CSHL’s Zachary Lippman creates tomato tool kit

CSHL’s Zachary Lippman creates tomato tool kit

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Imagine a pizza restaurant. Every day, the chef cooks a certain number of pies. At a specific point, the kitchen reaches a maximum. What if that restaurant could double its production?

That’s what Zachary Lippman, an associate professor at Cold Spring Harbor Laboratory, and colleagues in Israel did, except that instead of doubling his pizzas, he doubled the amount of fruit his tomato plants produced.

Lippman used the same kind of mutations that agriculturalists have employed for centuries to increase crop yields.

“The approach we took was to find new mutations and design specific screens” that would favor flowering instead of bushiness, Lippman said.

Lippman and collaborators from Israel created a tool kit of genes that balance between the hormones florigen and anti-florigen. The first one, florigen, promotes flowering and flower and fruit production. The second one, anti-florigen, promotes shoot and leaf production.

Florigen and anti-florigen are “like this yin and yang,” Lippman said. “We found mutations in genes that affect the florigen/anti-florigen paradigm.”

By cross breeding these mutations, Lippman and his associates were able to pinpoint what he described as “an optimal architecture,” which originates from an optimal balance of flowering signals, he said.

This genetic tool kit could have applications to other agricultural crops, such as soybeans, which, Lippman explained, share many growth similarities to tomatoes.

With the world population expected to reach 9 billion by the middle of this century, these kinds of discoveries could prove important in increasing food production, Lippman said. He is thinking of testing this tool kit in cowpea, a major crop related to soybean that is grown in Africa.

“The major advance in the present work is the illustration that fine tuning of signals from these hormones can help improve tomato field performance and thus, similar, directed changes can be applied in other plants,” explained Yuval Eshed a professor in the Department of Plant and Environmental Sciences at the Weizmann Institute of Science in Israel who collaborated with Lippman on this study. Eshed has worked with Lippman for almost a decade and called his partner “an outstanding scientist” who is “original, thorough and trustable.”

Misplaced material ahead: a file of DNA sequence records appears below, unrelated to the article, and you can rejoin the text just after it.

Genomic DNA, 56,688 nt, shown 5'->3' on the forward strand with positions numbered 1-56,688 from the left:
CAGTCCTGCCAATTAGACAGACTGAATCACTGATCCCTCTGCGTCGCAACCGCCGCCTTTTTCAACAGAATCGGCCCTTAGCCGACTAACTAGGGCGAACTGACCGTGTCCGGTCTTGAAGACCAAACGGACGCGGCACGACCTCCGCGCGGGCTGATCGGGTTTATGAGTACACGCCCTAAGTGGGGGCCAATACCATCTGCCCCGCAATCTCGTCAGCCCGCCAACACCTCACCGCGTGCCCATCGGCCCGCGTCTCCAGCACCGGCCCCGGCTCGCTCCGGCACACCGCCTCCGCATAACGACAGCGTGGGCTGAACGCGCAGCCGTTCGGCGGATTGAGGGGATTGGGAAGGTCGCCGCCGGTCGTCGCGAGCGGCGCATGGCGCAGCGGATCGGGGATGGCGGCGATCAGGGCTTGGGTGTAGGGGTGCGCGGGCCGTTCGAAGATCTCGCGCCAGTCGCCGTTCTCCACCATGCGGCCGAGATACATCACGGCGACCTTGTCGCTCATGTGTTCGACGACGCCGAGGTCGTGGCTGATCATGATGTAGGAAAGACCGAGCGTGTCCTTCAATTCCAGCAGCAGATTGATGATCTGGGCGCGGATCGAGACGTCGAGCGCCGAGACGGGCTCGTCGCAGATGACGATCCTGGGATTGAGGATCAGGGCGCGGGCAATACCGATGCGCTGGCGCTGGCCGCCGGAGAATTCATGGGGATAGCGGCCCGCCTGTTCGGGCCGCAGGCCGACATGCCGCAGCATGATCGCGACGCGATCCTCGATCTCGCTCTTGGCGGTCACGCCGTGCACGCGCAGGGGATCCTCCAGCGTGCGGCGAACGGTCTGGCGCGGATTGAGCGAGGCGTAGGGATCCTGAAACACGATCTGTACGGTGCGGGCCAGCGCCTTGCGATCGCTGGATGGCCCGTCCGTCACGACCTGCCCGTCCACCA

The approach Lippman and his team took does not involve inserting DNA into the plant but rather comes from the development of mutations, Lippman said.

“It’s the standard idea of classic genetic modification,” Lippman said. “We were able to design a way to find and select for mutations much faster than what Mother Nature has given us by using what people have been doing for decades.”

The genetic tool kit, with several specific mutations, gives scientists and, potentially, tomato producers a chance to boost the production without compromising the plant or the taste of the tomato.

At the same time there is no difference in the fruit quality or the plant, he said. “Sugar is unaffected,” he offered.

To be sure, like some animals bred in a zoo or plants farmers have used for hundreds or even thousands of years, these new tomato plants, with their collection of mutations designed to increase yield, would not fair as well outside of the confines of a farm. “What’s optimal in nature is not what’s optimal in agriculture,” Lippman explained. “We’re selecting for growing in greenhouses or fields.”

Lippman used this tool kit in cherry, plum and beefsteak tomatoes. He is hoping to test all major varieties of tomato, including slicing tomatoes for burgers, grape tomatoes and cocktails. This approach should work across the types of tomatoes, but he hasn’t conducted those tests yet. He has had some contact from companies that grow tomatoes and will likely enter a collaboration soon.

Lippman said introducing these new mutations into the elite breeding lines of tomato farmers may create some complications. “We don’t know how those mutations will respond” in the designer tomatoes agricultural companies use, he said. “One combination might work in one variety, whereas another combination might work in another variety.” The tool kit, however, provides a genetic resource.

“This summer, we repeated the experiment for a fourth time,” he said. He organized these plants in a row according to their mutations. “If you walk down the row, you could see the progressive quantitative increase,” with the plants going from bushy to less bushy to almost a tree. To see the yield [change] was even more impressive.”

Lippman, who has been working for for six years at CSHL, said these results are “by far the most important work to come out of my lab. This is the most fun” he’s had conducting research.